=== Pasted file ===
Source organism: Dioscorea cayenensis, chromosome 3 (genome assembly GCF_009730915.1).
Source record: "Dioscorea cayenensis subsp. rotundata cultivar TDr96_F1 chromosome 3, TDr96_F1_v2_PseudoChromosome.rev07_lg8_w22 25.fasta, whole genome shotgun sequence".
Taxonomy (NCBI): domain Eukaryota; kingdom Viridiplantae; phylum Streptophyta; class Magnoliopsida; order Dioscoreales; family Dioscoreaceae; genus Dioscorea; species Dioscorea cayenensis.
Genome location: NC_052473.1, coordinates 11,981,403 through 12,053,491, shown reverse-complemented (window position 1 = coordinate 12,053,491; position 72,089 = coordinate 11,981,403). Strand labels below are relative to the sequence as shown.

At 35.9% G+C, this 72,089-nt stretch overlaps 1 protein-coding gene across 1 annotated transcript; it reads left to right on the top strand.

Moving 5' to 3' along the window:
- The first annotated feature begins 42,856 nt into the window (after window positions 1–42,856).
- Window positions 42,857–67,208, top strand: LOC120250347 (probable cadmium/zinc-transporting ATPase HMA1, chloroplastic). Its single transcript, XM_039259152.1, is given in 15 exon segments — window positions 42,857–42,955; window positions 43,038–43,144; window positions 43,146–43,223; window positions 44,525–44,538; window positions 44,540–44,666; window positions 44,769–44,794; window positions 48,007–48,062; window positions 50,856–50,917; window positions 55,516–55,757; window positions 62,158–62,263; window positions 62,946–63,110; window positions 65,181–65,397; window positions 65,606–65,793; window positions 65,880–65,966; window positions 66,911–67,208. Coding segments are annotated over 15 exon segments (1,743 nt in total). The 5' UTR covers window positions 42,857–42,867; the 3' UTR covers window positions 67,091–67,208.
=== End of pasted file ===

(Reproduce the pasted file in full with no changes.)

Source organism: Dioscorea cayenensis, chromosome 3 (genome assembly GCF_009730915.1).
Source record: "Dioscorea cayenensis subsp. rotundata cultivar TDr96_F1 chromosome 3, TDr96_F1_v2_PseudoChromosome.rev07_lg8_w22 25.fasta, whole genome shotgun sequence".
Taxonomy (NCBI): domain Eukaryota; kingdom Viridiplantae; phylum Streptophyta; class Magnoliopsida; order Dioscoreales; family Dioscoreaceae; genus Dioscorea; species Dioscorea cayenensis.
Genome location: NC_052473.1, coordinates 11,981,403 through 12,053,491, shown reverse-complemented (window position 1 = coordinate 12,053,491; position 72,089 = coordinate 11,981,403). Strand labels below are relative to the sequence as shown.

At 35.9% G+C, this 72,089-nt stretch overlaps 1 protein-coding gene across 1 annotated transcript; it reads left to right on the top strand.

Moving 5' to 3' along the window:
- The first annotated feature begins 42,856 nt into the window (after window positions 1–42,856).
- Window positions 42,857–67,208, top strand: LOC120250347 (probable cadmium/zinc-transporting ATPase HMA1, chloroplastic). Its single transcript, XM_039259152.1, is given in 15 exon segments — window positions 42,857–42,955; window positions 43,038–43,144; window positions 43,146–43,223; window positions 44,525–44,538; window positions 44,540–44,666; window positions 44,769–44,794; window positions 48,007–48,062; window positions 50,856–50,917; window positions 55,516–55,757; window positions 62,158–62,263; window positions 62,946–63,110; window positions 65,181–65,397; window positions 65,606–65,793; window positions 65,880–65,966; window positions 66,911–67,208. Coding segments are annotated over 15 exon segments (1,743 nt in total). The 5' UTR covers window positions 42,857–42,867; the 3' UTR covers window positions 67,091–67,208.